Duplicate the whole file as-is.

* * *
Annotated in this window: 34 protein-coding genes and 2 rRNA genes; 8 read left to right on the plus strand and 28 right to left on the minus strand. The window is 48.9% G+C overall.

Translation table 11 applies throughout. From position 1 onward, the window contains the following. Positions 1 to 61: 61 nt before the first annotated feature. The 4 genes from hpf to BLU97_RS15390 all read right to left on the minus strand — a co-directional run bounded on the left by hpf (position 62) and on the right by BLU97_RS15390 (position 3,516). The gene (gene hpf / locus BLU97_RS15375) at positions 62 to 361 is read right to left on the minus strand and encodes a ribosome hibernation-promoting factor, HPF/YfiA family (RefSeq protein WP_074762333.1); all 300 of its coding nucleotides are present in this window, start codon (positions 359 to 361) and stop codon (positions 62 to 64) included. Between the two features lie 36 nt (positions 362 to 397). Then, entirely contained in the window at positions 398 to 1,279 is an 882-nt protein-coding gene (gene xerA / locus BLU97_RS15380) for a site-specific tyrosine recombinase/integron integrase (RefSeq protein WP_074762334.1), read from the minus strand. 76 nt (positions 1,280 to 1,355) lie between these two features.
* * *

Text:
Annotated in this window: 34 protein-coding genes and 2 rRNA genes; 8 read left to right on the plus strand and 28 right to left on the minus strand. The window is 48.9% G+C overall.

Translation table 11 applies throughout. From position 1 onward, the window contains the following. Positions 1 to 61: 61 nt before the first annotated feature. The 4 genes from hpf to BLU97_RS15390 all read right to left on the minus strand — a co-directional run bounded on the left by hpf (position 62) and on the right by BLU97_RS15390 (position 3,516). The gene (gene hpf / locus BLU97_RS15375) at positions 62 to 361 is read right to left on the minus strand and encodes a ribosome hibernation-promoting factor, HPF/YfiA family (RefSeq protein WP_074762333.1); all 300 of its coding nucleotides are present in this window, start codon (positions 359 to 361) and stop codon (positions 62 to 64) included. Between the two features lie 36 nt (positions 362 to 397). Then, entirely contained in the window at positions 398 to 1,279 is an 882-nt protein-coding gene (gene xerA / locus BLU97_RS15380) for a site-specific tyrosine recombinase/integron integrase (RefSeq protein WP_074762334.1), read from the minus strand. 76 nt (positions 1,280 to 1,355) lie between these two features.